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Abstract and Applied Analysis

Volume 2013 (2013), Article ID 931493, 10 pages

http://dx.doi.org/10.1155/2013/931493

## Representation of a Solution of the Cauchy Problem for an Oscillating System with Multiple Delays and Pairwise Permutable Matrices

^{1}Department of Mathematics, Faculty of Electrical Engineering and Communication, Brno University of Technology, Technická 3058/10, 616 00 Brno, Czech Republic^{2}Department of Mathematical Analysis and Numerical Mathematics, Comenius University, Mlynská dolina, 842 48 Bratislava, Slovakia^{3}Mathematical Institute of Slovak Academy of Sciences, Štefánikova 49, 814 73 Bratislava, Slovakia^{4}Centre for Research and Utilization of Renewable Energy, Faculty of Electrical Engineering and Communication, Brno University of Technology, Technická 3058/10, 616 00 Brno, Czech Republic

Received 13 January 2013; Accepted 19 April 2013

Academic Editor: Jaan Janno

Copyright © 2013 Josef Diblík et al. This is an open access article distributed under the Creative Commons Attribution License, which permits unrestricted use, distribution, and reproduction in any medium, provided the original work is properly cited.

#### Abstract

Nonhomogeneous system of linear differential equations of second order with multiple different delays and pairwise permutable matrices defining the linear parts is considered. Solution of corresponding initial value problem is represented using matrix polynomials.

#### 1. Introduction

Motivated by delayed exponential representing a solution of a system of differential or difference equations with one or multiple fixed or variable delays [1–6], which has many applications in theory of controllability, asymptotic properties, boundary-value problems, and so forth [3–5, 7–15], we extended representation of a solution of a system of differential equations of second order with delay [1] to the case of two delays where the linear parts were given by permutable matrices [16]. Equations (1), (2), and the below-stated (11) with are generalizations of the scalar equation representing linear oscillator, to -dimensional space with one or multiple fixed delays. Clearly, each solution of the latter equation is oscillating whenever . Analogically, (1) with can have at least one oscillating solution whenever is odd. Indeed, if is matrix, is odd, and has a simple real nonzero eigenvalue , then there exists a regular matrix such that where is matrix. On letting , one gets or rewrites as the system where . Note that the first column of is the eigenvector of corresponding to . Clearly, if solution of (5) is oscillating, then solution of (4) is oscillating in the first coordinate whenever its initial condition satisfies . Consequently, solution of (1) is oscillating in whenever . Taking , one obtains characteristic equation of (5), which has solutions with . Thus, is oscillating.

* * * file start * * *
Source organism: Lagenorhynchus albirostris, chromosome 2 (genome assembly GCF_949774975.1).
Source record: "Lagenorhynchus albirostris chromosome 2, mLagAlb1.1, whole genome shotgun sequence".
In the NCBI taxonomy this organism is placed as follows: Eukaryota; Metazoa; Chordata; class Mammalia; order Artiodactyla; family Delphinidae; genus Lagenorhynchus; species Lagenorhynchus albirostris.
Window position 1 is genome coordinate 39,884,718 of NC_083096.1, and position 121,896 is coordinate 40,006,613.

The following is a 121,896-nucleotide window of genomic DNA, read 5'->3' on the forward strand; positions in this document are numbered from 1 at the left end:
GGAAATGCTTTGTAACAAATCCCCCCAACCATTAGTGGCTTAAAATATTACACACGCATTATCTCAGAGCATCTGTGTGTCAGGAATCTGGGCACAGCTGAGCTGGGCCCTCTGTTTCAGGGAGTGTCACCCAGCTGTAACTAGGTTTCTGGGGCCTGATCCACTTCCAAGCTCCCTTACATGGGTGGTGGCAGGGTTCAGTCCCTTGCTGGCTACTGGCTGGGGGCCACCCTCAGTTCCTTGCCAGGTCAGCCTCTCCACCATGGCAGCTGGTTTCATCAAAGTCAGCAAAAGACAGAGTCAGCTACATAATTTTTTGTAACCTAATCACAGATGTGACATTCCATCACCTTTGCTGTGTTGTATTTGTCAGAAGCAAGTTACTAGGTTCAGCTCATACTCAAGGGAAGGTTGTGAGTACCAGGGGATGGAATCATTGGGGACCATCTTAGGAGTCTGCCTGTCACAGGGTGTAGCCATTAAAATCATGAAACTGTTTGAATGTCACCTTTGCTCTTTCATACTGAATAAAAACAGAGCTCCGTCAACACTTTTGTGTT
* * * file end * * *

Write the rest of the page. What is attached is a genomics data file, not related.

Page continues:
On the other hand, there can exist a nonoscillating solution of the system (1) whenever and is even. For instance, if and , then (1) has the form with , which, obviously, does not have an oscillating solution satisfying nonoscillating initial condition. Similarly, it can be shown that system with odd dimension can possess a nonoscillating solution satisfying an appropriate initial condition.

For simplicity, we call the generalizations (1), (2), and (11) with , of scalar equation (3), *oscillating* although their solutions do not always have to be oscillating. Nevertheless, at the end of this paper, in Corollary 8 we state the representation of a solution of more general system (86) without squares of matrices.

We note that the delayed matrix exponential from [1–5] as well as the representation of a solution of second-order differential equations derived in [1, 16] and in this paper can lead to new results in nonlinear boundary value problems for impulsive functional differential equations considered in [17] or stochastic delayed differential equations from [18].